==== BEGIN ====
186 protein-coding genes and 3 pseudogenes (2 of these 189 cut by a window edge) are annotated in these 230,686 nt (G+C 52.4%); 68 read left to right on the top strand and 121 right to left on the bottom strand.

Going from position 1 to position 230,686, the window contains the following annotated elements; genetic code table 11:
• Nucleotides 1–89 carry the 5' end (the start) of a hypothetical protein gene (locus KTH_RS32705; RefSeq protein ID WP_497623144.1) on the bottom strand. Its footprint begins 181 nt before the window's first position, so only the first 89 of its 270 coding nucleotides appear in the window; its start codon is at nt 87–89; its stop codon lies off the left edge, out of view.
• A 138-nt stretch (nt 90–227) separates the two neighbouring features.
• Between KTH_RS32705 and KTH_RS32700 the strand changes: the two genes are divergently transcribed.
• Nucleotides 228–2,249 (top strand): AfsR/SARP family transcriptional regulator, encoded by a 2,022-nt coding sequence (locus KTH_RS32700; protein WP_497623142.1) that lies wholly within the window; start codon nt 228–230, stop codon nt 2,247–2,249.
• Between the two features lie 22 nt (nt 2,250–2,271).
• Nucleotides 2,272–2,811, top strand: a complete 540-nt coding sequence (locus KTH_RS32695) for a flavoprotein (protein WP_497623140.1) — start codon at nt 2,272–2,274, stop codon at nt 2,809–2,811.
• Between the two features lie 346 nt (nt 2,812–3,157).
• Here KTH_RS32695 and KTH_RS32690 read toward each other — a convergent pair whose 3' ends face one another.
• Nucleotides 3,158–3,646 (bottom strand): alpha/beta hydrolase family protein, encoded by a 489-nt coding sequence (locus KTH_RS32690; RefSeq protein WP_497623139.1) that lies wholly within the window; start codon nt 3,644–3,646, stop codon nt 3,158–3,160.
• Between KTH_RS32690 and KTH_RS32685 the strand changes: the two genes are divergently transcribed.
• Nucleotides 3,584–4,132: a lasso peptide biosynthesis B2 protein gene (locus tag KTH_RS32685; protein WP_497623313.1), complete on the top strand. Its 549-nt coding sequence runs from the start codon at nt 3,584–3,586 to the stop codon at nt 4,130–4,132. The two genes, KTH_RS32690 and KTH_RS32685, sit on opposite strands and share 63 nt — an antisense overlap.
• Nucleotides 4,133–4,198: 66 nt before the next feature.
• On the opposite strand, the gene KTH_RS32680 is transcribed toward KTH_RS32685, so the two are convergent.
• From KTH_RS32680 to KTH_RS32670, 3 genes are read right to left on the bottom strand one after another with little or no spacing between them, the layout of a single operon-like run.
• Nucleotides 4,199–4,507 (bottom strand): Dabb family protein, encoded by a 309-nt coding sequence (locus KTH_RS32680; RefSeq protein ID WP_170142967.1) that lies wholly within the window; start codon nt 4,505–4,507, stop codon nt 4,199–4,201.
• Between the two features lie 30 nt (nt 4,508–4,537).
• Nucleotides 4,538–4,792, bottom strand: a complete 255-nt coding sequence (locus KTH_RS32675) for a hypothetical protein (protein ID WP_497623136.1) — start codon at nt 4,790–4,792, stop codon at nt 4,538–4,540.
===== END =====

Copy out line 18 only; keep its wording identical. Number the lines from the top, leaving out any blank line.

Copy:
• Between the two features lie 30 nt (nt 4,508–4,537).